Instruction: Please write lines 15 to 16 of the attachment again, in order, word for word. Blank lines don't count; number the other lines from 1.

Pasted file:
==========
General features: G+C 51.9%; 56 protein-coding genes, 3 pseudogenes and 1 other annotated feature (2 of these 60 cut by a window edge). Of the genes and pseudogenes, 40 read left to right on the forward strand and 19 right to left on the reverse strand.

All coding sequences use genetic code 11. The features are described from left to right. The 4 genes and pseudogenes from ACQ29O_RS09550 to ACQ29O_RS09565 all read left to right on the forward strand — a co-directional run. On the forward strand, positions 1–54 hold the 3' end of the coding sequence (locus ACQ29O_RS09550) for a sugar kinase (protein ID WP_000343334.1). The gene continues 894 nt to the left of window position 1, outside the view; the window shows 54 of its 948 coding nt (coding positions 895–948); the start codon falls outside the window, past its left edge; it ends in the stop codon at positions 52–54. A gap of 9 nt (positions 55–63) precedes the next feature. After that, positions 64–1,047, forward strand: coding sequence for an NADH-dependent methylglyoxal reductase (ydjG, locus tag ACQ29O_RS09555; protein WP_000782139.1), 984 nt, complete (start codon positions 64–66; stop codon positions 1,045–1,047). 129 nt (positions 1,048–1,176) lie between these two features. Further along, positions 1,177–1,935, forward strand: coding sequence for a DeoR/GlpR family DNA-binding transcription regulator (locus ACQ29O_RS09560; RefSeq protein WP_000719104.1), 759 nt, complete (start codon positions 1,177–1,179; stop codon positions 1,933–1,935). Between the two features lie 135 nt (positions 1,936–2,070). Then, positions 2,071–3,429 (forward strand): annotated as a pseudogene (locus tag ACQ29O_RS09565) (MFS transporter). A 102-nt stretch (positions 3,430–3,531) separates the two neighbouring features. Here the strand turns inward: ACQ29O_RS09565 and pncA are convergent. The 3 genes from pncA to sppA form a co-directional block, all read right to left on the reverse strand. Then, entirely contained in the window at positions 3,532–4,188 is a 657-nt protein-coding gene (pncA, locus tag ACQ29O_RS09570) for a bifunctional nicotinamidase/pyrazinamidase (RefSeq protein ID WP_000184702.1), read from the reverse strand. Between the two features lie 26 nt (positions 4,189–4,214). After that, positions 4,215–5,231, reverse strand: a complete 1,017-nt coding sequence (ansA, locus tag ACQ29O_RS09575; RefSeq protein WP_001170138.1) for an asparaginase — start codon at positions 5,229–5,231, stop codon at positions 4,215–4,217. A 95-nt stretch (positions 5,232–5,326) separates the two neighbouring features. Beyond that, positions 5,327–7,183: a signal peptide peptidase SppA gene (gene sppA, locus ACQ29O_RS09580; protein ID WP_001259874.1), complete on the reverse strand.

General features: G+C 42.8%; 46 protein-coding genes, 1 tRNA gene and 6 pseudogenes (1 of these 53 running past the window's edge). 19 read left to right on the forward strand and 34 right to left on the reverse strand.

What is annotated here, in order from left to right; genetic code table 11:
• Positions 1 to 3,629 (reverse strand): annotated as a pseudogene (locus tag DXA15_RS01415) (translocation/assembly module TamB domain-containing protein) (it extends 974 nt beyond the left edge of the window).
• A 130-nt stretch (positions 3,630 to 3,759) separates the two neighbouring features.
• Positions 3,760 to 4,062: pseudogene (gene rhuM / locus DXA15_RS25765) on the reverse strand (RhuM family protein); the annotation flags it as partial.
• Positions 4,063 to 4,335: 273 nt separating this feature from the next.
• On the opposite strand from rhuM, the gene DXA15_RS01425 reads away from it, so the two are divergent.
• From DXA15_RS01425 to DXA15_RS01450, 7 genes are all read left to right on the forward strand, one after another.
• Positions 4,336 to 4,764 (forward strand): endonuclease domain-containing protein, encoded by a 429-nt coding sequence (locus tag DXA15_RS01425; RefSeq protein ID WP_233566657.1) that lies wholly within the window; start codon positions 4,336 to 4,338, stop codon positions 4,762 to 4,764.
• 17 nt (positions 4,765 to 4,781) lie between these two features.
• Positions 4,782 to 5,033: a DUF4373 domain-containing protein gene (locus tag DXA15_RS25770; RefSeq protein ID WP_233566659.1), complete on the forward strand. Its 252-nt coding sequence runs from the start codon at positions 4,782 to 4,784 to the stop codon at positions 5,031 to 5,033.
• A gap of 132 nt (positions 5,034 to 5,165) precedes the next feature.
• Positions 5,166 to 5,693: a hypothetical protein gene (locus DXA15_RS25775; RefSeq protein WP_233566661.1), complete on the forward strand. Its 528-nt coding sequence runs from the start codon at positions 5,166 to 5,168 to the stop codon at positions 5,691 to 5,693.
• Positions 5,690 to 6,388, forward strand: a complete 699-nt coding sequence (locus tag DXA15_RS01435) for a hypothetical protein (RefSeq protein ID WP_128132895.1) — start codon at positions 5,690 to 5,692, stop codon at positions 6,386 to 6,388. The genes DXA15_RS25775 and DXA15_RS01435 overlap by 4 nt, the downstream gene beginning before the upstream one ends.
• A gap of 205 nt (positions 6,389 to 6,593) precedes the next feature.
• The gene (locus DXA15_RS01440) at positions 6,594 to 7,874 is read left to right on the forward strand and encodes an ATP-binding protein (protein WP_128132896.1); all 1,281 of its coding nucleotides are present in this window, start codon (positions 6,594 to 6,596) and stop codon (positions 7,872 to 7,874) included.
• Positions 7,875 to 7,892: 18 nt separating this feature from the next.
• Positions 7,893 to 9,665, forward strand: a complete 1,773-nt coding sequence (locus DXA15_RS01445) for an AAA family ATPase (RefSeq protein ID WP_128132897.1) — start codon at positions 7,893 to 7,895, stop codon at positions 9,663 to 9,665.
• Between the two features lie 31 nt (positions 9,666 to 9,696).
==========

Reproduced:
• Positions 5,166 to 5,693: a hypothetical protein gene (locus DXA15_RS25775; RefSeq protein WP_233566661.1), complete on the forward strand. Its 528-nt coding sequence runs from the start codon at positions 5,166 to 5,168 to the stop codon at positions 5,691 to 5,693.
• Positions 5,690 to 6,388, forward strand: a complete 699-nt coding sequence (locus tag DXA15_RS01435) for a hypothetical protein (RefSeq protein ID WP_128132895.1) — start codon at positions 5,690 to 5,692, stop codon at positions 6,386 to 6,388. The genes DXA15_RS25775 and DXA15_RS01435 overlap by 4 nt, the downstream gene beginning before the upstream one ends.